Hubble measures rotation rate of galaxy 170,000 light-years away
NASA's Hubble Space Telescope has for the first time helped astronomers precisely measure the rotation rate of a galaxy based on the clock-like movement of its stars.
According to their analysis, the central part of the neighboring galaxy, called the Large Magellanic Cloud (LMC), completes a rotation every 250 million years.
It takes our sun the same amount of time to complete a rotation around the center of our Milky Way galaxy.
The Hubble team -- Roeland van der Marel of the Space Telescope Science Institute in Baltimore, Md., and Nitya Kallivayalil of the University of Virginia in Charlottesville, Va. -- used Hubble to measure the average motion of hundreds of individual stars in the LMC, located 170,000 light-years away. Hubble recorded the stars' slight movements during a seven-year period.
"Studying this nearby galaxy by tracking the stars' movements gives us a better understanding of the internal structure of disk galaxies," Kallivayalil said.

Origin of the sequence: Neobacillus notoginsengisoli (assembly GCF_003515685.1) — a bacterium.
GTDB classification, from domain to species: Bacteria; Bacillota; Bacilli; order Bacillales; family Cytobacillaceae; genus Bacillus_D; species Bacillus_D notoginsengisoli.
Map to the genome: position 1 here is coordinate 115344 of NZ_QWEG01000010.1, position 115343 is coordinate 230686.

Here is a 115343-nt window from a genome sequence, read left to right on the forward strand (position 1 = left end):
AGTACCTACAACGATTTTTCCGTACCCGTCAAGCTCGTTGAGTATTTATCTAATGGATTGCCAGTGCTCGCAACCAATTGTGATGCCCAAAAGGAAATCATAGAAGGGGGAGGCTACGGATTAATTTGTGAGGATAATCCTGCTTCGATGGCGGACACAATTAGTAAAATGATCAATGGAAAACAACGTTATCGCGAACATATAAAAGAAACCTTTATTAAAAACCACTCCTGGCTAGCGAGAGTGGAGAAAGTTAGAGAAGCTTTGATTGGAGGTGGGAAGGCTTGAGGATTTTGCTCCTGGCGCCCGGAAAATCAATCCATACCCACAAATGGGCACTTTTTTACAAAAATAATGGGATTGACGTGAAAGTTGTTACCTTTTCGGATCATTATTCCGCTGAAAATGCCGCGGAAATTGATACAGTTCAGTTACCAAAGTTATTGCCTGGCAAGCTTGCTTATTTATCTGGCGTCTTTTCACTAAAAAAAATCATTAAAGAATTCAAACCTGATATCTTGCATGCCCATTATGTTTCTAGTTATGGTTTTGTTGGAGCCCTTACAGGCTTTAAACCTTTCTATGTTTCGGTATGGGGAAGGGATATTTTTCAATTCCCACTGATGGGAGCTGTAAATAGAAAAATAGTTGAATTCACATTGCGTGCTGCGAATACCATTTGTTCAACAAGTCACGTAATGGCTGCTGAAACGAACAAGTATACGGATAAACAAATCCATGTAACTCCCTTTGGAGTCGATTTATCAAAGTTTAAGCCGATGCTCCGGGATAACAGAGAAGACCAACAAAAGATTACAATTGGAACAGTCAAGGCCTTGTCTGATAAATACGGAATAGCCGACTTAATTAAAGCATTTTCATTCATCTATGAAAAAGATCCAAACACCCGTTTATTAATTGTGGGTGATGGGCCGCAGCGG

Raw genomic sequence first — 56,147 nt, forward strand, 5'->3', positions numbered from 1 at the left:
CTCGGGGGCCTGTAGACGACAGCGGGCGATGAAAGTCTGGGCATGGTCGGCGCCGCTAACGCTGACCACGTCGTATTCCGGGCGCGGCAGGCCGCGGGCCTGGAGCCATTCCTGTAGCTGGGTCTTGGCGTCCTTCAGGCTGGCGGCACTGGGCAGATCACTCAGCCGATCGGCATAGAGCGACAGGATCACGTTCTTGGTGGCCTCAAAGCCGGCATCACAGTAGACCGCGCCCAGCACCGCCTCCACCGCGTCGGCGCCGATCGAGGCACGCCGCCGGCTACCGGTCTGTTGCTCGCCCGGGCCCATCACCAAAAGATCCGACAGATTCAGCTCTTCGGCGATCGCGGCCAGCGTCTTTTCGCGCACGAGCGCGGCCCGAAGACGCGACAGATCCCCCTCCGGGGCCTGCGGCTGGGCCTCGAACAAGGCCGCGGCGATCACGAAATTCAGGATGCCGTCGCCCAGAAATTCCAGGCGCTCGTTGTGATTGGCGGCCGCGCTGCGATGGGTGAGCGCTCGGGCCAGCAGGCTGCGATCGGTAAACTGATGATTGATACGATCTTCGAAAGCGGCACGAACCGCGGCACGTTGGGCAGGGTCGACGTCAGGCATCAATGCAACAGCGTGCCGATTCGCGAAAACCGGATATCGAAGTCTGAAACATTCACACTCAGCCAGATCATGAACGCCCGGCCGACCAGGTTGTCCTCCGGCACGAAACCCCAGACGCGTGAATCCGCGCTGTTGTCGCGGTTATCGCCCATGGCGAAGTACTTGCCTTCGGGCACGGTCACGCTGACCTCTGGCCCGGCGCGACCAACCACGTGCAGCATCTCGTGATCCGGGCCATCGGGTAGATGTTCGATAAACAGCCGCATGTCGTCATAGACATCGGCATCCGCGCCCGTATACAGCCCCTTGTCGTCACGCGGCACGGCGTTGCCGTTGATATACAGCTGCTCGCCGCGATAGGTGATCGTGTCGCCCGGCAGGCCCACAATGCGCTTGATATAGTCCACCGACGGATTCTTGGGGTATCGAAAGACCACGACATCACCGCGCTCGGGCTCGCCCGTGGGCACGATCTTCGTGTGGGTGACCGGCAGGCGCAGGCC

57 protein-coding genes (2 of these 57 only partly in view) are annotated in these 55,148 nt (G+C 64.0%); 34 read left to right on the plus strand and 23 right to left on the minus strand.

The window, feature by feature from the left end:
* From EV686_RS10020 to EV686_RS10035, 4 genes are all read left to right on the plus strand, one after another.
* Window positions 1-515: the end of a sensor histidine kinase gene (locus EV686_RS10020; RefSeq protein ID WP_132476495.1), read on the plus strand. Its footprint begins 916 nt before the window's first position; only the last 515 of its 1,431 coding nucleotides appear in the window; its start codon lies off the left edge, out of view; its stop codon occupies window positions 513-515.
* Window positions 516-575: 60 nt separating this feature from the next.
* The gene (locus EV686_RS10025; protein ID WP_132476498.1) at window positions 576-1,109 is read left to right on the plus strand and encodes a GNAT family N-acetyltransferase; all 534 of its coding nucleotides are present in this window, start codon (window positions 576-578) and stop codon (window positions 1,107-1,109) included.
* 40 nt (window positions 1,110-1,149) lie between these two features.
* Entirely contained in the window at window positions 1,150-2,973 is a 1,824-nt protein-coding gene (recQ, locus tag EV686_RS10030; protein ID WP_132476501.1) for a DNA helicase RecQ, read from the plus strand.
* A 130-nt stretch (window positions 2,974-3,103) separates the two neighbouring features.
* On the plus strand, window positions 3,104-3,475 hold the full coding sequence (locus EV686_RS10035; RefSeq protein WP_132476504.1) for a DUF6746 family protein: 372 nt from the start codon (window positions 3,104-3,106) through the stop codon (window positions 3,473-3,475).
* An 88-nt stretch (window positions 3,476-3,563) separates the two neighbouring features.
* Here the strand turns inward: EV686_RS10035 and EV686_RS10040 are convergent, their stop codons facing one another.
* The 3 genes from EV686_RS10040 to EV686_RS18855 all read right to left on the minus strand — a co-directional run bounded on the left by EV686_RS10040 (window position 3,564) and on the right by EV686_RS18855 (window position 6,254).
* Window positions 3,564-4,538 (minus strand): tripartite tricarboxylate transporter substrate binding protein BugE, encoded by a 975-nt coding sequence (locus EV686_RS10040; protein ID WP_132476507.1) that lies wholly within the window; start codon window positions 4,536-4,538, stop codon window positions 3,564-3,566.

"Knowing a galaxy's rotation rate offers insight into how a galaxy formed, and it can be used to calculate its mass," the researcher said.
Disk-shaped galaxies such as the Milky Way and the LMC generally rotate like a carousel. Hubble's precision tracking offers a new way to determine a galaxy's rotation by the "sideways" proper motion of its stars, as seen in the plane of the sky.
Astronomers have long measured the sideways motions of nearby celestial objects, but this is the first time the precision has become sufficient to see another distant galaxy rotate.
The research is published in the Astrophysical Journal.
(Posted on 19-02-2014)